Make it art!

Transcending pain and suffering through form-making…

First, there was dull anxiety. A peculiar, arrhythmic beating of the heart and feverish tingles running down my back.

Then, it became oppression – lungs that seemed to breathe in no air and a knotted stomach that would accept no food.

It morphed into angered hope and delusions – heart pounding and parching tongue, shivers and fevers, a confusion of overwhelming, unexplainable sensations and numbness, both somatic and mental.

The colours and the poetry have deserted me; I cannot hold my pencil to make form; my brush will not apply the paint; my eyes refuse to read. I am filthy.

Comes the time of silence. My pulse is low… I can no longer hear the heart that beat so strangely before. I can only feel the tears flowing endlessly down my cheeks. It seems the weeping won’t ever end.

But still, I must work. I must read. As I force my eyes to focus on the words through the salty mist they are clouded with, they begin to reach me. I am reading Poetry and the Fate of the Senses, a wonderful piece of work written by poet and scholar Susan Stewart.

The first chapter, on which I was concentrating on, deals with the human fear of darkness and the rise of poetry as a way to counter the formlessness of darkness through form-making, that is, through metaphor, which is a fuel of poetry writing. In the process of describing the birth of poetry since Ancient times, Susan Stewart tackles the subjects of laughter and weeping, of grieving, of loss… of pain.

So I start thinking about the relationship between pain and poetry, and about the transformative power of art, which can make even the filthiest object a thing of beauty and transcend the greatest suffering. Stewart quotes Adorno:

“The substance of a poem is not merely an expression of individual impulses and experiences. Those become a matter of art only when they come to participate in something universal by virtue of the specificity they acquire in being given aesthetic form”.

Adorno, “On Lyric Poetry and Society,” in Notes to Literature.

With poetry and form-making, then, individual experience becomes universal as much as it remains intimate. It crosses the thresholds of individual existence creating intersubjectivity: I write with my “I”, but as you read my “I” aloud, “I” becomes you. It stops belonging to me – it is universal. The discussion continues and explicates the links between the lyric and love and suffering. What is the role of poetry in all this suffering? What can poetry teach me, after all? And art?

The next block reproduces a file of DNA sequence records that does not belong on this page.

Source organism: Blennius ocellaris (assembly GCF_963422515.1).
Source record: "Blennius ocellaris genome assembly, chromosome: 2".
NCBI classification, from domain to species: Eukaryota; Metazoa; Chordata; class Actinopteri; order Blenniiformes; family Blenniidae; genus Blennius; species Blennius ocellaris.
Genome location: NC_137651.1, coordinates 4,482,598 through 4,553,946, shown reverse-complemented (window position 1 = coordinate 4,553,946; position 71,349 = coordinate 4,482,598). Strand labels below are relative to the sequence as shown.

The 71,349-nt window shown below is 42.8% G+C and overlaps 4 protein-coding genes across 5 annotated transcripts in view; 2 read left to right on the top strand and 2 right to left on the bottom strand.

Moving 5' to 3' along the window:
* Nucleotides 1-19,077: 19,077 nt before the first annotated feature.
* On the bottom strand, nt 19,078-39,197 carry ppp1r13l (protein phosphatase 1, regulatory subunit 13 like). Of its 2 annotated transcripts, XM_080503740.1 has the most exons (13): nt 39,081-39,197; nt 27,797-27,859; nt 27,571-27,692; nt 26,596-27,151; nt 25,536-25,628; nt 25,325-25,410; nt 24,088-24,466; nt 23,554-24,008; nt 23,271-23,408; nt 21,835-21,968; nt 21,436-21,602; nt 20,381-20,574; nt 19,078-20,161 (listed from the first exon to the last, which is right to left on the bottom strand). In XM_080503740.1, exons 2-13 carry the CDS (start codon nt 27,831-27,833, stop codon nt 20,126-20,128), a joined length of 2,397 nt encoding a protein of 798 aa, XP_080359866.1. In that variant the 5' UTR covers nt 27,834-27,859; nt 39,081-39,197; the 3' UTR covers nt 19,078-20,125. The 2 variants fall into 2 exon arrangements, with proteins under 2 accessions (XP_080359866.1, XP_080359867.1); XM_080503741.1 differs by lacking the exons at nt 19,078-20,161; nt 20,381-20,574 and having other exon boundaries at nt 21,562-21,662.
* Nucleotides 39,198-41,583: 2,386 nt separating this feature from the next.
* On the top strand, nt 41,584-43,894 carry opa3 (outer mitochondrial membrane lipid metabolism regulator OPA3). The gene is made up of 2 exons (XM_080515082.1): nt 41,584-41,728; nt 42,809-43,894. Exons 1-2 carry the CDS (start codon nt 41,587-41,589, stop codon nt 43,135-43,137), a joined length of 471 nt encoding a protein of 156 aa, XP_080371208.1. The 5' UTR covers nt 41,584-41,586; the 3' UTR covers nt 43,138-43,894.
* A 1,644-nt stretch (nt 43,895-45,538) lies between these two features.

Susan Stewart then teaches me what I feel I already knew deep inside – she does not quite teach me then, but she verbalizes intuitions I could not give linguistic form:

“The enunciation of pain at the origin of the lyric must appear before the emergence of a self-conscious sense of one’s own subjectivity. […] Pain has no memory; its expression depends on the intersubjective invention of association and metaphor. The situation of the person resides in the genesis of the memory of action and experience in intersubjective terms – that is, the articulation and mastery of the originating pain […]. Yet, the mastery of pain through measures and figures is not merely repressive, it is as well a matter of coming to knowledge and expression.”

Susan Stewart, Poetry and the Fate of the Senses, p. 46

It dawns on me… From what I cannot comprehend, I can learn and through mastery of experience, gain knowledge and understanding. I can thus ease the pain, and produce explanations similar to the process of myth-making.

There is pain and suffering. In my life, in others’. Sometimes as I think of all the injustice and strife there is in the world, tears well in my eyes. Sometimes, it is my own, intimate heartache that troubles me, selfishly. But I can transcend these feelings if I make them into art. I will not claim, like Ezra Pound proudly did, that I want “to make it new”. But I will perhaps too ambitiously, yet quite humbly, exclaim: “Make it art!” 

And doing so, you may help yourself, and if you do reach someone else’s soul, may help them too and infuse this personal experience with altruism as you share it with the world.

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